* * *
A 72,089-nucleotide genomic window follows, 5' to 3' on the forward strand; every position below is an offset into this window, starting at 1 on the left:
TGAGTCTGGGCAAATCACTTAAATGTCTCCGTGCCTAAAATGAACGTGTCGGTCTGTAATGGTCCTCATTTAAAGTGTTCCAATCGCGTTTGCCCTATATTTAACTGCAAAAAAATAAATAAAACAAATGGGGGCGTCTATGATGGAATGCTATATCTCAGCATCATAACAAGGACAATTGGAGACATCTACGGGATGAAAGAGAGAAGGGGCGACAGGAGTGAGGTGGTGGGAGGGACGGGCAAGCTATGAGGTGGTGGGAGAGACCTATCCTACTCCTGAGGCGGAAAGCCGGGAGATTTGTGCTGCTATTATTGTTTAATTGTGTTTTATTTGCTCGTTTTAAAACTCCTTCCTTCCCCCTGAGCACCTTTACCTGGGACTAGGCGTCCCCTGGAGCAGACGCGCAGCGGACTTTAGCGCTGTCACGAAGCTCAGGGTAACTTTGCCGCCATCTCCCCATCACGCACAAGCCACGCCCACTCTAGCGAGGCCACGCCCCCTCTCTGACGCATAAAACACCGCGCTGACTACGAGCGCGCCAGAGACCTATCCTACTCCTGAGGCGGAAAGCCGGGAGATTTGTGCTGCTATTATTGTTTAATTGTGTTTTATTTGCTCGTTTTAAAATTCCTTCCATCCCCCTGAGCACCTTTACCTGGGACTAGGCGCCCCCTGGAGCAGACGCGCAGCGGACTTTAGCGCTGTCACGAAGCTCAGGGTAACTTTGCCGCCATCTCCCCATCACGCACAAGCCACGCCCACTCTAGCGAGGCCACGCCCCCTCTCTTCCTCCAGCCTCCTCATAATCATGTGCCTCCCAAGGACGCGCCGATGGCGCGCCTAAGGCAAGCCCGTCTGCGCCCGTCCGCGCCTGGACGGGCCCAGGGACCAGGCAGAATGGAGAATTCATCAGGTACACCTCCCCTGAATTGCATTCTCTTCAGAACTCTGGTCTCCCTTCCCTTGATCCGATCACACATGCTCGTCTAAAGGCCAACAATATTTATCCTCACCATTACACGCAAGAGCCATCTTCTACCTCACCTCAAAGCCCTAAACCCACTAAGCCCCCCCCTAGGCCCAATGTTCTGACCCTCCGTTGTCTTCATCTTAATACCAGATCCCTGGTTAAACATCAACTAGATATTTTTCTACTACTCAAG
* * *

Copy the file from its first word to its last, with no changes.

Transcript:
A 72,089-nucleotide genomic window follows, 5' to 3' on the forward strand; every position below is an offset into this window, starting at 1 on the left:
TGAGTCTGGGCAAATCACTTAAATGTCTCCGTGCCTAAAATGAACGTGTCGGTCTGTAATGGTCCTCATTTAAAGTGTTCCAATCGCGTTTGCCCTATATTTAACTGCAAAAAAATAAATAAAACAAATGGGGGCGTCTATGATGGAATGCTATATCTCAGCATCATAACAAGGACAATTGGAGACATCTACGGGATGAAAGAGAGAAGGGGCGACAGGAGTGAGGTGGTGGGAGGGACGGGCAAGCTATGAGGTGGTGGGAGAGACCTATCCTACTCCTGAGGCGGAAAGCCGGGAGATTTGTGCTGCTATTATTGTTTAATTGTGTTTTATTTGCTCGTTTTAAAACTCCTTCCTTCCCCCTGAGCACCTTTACCTGGGACTAGGCGTCCCCTGGAGCAGACGCGCAGCGGACTTTAGCGCTGTCACGAAGCTCAGGGTAACTTTGCCGCCATCTCCCCATCACGCACAAGCCACGCCCACTCTAGCGAGGCCACGCCCCCTCTCTGACGCATAAAACACCGCGCTGACTACGAGCGCGCCAGAGACCTATCCTACTCCTGAGGCGGAAAGCCGGGAGATTTGTGCTGCTATTATTGTTTAATTGTGTTTTATTTGCTCGTTTTAAAATTCCTTCCATCCCCCTGAGCACCTTTACCTGGGACTAGGCGCCCCCTGGAGCAGACGCGCAGCGGACTTTAGCGCTGTCACGAAGCTCAGGGTAACTTTGCCGCCATCTCCCCATCACGCACAAGCCACGCCCACTCTAGCGAGGCCACGCCCCCTCTCTTCCTCCAGCCTCCTCATAATCATGTGCCTCCCAAGGACGCGCCGATGGCGCGCCTAAGGCAAGCCCGTCTGCGCCCGTCCGCGCCTGGACGGGCCCAGGGACCAGGCAGAATGGAGAATTCATCAGGTACACCTCCCCTGAATTGCATTCTCTTCAGAACTCTGGTCTCCCTTCCCTTGATCCGATCACACATGCTCGTCTAAAGGCCAACAATATTTATCCTCACCATTACACGCAAGAGCCATCTTCTACCTCACCTCAAAGCCCTAAACCCACTAAGCCCCCCCCTAGGCCCAATGTTCTGACCCTCCGTTGTCTTCATCTTAATACCAGATCCCTGGTTAAACATCAACTAGATATTTTTCTACTACTCAAG